Welcome to chaos, welcome to Libya

(To Gino Lanzara)

The news coming from Libya seems to confirm the pessimism expressed by many parties about the regularity and conceptual goodness of the upcoming elections in Libya.

The randomness of the regulatory provisions has in fact left the field open to the interpretations of each of the parties involved. There rejection of Saif's candidacy for Islam Gaddafi, subject to immediate appeal, together with the referral of General Haftar by the military prosecutor, lead us to believe that it is only at the beginning of events that will characterize the whole period in a decidedly unpredictable way.

Given the reactions that the events have aroused internally, the weight that the latter have exercised in the Libyan social context cannot be neglected, and how they can reverberate on the tables of the European chancelleries which, too simplistically, considered the North African quarrel now closed.

That the name of Gaddafi still exercises its charm is beyond doubt, just as the fear that Haftar arouses remains vibrant, especially in relation to the possible alliances that would emerge with closed ballots.

Apart from the outsiders on the list, and not yet quashed, the weighty names in contention remain few; but how many of them can realistically be said to possess the required requisites?

The current premier Dbeibah, although unable to formally participate in the electoral contest, continues to propose himself under a politically appealing aspect, good for satisfying the moderate fringes of the Muslim Brotherhood without however displeasing the European business side, in need of certainties that the junior Gaddafi duo - Haftar cannot guarantee.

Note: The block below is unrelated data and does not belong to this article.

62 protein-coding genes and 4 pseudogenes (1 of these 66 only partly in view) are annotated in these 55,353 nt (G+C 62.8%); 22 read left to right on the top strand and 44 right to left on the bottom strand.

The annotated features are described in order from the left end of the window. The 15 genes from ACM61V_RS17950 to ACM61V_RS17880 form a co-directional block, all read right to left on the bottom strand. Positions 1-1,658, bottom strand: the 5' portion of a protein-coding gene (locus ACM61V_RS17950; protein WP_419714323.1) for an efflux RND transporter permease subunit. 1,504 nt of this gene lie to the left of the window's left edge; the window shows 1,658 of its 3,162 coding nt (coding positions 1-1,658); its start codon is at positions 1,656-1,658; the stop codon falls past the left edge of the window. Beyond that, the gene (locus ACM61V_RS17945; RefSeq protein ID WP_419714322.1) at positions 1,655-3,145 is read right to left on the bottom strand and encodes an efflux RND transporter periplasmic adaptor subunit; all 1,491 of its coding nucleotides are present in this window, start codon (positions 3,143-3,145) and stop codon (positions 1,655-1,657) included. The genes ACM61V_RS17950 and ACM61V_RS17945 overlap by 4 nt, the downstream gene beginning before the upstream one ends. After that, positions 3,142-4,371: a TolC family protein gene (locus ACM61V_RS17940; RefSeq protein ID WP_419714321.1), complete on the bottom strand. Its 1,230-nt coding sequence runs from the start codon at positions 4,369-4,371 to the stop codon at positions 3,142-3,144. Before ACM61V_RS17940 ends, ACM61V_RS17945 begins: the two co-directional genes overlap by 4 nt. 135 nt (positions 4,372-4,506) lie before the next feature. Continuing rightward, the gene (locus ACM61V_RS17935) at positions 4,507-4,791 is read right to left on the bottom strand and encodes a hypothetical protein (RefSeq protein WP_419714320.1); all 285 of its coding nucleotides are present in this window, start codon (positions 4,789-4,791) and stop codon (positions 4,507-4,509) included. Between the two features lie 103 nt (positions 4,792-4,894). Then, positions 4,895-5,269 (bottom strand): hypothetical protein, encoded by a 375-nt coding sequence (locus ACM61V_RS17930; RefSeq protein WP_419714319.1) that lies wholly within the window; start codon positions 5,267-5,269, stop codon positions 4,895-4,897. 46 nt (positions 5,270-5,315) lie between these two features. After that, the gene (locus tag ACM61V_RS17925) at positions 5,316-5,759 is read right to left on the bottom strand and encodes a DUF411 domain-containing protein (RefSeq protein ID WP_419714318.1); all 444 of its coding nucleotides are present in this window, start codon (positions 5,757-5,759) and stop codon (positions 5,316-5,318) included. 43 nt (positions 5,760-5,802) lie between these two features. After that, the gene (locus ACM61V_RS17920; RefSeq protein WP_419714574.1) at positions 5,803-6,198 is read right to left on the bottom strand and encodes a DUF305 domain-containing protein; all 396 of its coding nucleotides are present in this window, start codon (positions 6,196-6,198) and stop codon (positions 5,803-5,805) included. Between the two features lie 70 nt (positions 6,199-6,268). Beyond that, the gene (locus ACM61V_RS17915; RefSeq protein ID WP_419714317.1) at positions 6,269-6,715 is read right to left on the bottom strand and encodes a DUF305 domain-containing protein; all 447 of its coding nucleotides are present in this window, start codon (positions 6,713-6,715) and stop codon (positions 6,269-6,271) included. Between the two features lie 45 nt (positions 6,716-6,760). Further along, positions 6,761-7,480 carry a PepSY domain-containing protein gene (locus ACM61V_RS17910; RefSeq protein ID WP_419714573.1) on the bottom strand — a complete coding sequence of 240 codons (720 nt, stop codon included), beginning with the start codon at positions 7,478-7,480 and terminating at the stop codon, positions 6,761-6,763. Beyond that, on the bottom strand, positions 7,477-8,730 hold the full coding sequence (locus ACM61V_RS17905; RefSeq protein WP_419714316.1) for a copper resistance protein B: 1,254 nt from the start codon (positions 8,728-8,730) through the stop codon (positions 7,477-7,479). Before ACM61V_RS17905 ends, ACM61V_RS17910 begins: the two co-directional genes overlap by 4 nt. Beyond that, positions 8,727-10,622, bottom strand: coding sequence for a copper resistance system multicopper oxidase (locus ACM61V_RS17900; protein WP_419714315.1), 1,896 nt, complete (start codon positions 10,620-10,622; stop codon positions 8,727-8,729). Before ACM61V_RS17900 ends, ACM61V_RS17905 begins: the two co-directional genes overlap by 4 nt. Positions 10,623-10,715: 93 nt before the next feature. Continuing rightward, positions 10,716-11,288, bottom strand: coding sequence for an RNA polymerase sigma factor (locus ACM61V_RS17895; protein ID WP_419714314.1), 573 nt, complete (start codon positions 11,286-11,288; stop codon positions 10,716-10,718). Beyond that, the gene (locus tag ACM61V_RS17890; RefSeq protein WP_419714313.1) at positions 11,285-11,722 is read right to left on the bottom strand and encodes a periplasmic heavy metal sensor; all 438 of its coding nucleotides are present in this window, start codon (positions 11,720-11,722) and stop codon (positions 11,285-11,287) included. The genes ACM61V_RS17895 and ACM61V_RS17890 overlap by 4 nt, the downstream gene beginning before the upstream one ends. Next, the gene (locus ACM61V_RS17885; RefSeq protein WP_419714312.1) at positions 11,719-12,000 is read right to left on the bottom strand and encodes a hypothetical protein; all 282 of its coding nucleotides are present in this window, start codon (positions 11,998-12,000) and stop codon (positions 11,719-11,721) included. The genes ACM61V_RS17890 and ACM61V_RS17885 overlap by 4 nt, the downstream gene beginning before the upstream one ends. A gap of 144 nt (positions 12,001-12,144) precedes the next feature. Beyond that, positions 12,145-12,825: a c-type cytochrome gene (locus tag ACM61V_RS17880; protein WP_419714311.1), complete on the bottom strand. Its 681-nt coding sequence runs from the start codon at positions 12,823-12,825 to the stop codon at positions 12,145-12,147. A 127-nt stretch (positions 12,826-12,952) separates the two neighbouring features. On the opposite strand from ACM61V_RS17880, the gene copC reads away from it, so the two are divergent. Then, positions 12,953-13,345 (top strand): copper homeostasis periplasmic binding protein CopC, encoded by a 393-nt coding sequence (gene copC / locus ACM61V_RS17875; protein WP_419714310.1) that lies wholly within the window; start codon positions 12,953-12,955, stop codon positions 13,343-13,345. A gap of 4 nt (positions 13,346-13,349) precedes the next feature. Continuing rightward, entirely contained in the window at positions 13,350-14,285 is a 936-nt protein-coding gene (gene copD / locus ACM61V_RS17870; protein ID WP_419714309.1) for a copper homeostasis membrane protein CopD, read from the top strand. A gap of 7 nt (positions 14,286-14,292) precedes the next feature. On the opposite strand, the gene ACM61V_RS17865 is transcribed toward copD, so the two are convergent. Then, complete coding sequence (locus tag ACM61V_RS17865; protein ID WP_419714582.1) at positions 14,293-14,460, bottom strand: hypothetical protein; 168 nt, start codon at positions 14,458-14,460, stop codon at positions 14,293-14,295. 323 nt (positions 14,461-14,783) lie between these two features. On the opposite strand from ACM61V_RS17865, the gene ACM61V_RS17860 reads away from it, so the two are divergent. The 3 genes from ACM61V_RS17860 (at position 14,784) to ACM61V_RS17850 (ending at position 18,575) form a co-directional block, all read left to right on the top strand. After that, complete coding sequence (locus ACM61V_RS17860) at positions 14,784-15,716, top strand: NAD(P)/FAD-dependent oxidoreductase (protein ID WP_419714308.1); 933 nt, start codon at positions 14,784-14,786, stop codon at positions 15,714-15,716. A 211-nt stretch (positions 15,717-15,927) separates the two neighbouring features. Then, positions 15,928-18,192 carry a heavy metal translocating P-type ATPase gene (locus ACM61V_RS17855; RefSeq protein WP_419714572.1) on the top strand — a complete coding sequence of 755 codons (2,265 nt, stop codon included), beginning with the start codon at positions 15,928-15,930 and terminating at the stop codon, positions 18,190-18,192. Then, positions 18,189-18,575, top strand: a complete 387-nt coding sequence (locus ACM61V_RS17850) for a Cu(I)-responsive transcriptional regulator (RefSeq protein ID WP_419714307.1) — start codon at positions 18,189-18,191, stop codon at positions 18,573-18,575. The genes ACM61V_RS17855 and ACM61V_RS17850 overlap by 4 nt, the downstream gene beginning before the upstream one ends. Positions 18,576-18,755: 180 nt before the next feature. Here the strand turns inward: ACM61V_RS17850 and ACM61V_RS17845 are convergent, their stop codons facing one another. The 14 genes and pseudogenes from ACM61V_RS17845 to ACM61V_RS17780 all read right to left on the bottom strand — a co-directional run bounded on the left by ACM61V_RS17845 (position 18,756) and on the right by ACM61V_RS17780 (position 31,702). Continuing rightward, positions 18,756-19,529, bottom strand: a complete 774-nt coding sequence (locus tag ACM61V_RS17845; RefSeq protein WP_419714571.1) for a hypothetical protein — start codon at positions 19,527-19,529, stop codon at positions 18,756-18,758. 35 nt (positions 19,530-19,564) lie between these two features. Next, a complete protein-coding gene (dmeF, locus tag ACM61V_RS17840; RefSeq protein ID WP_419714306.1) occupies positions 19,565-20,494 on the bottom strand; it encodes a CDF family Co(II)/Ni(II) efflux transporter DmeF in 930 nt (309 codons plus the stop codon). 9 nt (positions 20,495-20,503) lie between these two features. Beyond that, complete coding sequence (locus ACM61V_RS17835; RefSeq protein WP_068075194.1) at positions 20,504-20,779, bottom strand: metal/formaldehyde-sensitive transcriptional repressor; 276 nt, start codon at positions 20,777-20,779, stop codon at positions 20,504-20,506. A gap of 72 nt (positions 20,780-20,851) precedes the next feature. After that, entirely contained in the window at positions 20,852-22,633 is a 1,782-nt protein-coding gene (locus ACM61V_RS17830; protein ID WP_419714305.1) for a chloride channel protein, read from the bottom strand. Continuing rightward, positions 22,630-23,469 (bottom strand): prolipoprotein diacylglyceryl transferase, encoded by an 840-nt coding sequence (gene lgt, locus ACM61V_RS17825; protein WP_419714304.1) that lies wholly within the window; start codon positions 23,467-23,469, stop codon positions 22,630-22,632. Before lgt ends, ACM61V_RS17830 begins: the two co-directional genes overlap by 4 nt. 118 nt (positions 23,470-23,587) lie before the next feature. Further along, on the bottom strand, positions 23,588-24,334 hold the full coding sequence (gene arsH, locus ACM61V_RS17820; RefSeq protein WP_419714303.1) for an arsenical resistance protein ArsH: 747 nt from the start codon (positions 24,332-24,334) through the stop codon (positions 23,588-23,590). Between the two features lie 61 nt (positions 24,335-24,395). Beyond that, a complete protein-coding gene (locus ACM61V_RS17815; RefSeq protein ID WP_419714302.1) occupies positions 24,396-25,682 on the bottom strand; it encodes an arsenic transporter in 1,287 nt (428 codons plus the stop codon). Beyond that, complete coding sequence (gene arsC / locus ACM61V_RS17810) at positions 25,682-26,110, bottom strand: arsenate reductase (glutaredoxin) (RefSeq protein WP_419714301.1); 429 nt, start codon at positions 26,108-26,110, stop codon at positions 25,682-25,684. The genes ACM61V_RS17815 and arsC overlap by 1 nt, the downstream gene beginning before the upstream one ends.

Libya is too big, Tripolitania and Cyrenaica, while relevant, make us forget the southern extension of the Fezzan, on which France has placed much more than its gaze. Therefore doubts and questions remain, which nevertheless on closer inspection find rapid but politically uncomfortable answers, and which underline Western political weakness; it is enough simply to think of those who, at this moment, cannot afford to lose control and power on the Libyan scene, given its internal political and above all economic fragility.

Ankara is witnessing the daily collapse of currency and international credibility: even if Tripoli escapes, the damage would be too significant for Erdogan. However, we cannot neglect the hypothesis that there may be more than one hidden direction, aimed at arousing disorders and interests functional to the diversion of general attention towards otherwise unacceptable candidates.

What to expect? We are just at the beginning of a period characterized by instability destined to go beyond the Libyan borders, and for which our country does not seem to be in possession of the most effective instruments of control. Welcome to chaos, welcome to Libya.

Photo: web / presidency of the republic of Turkey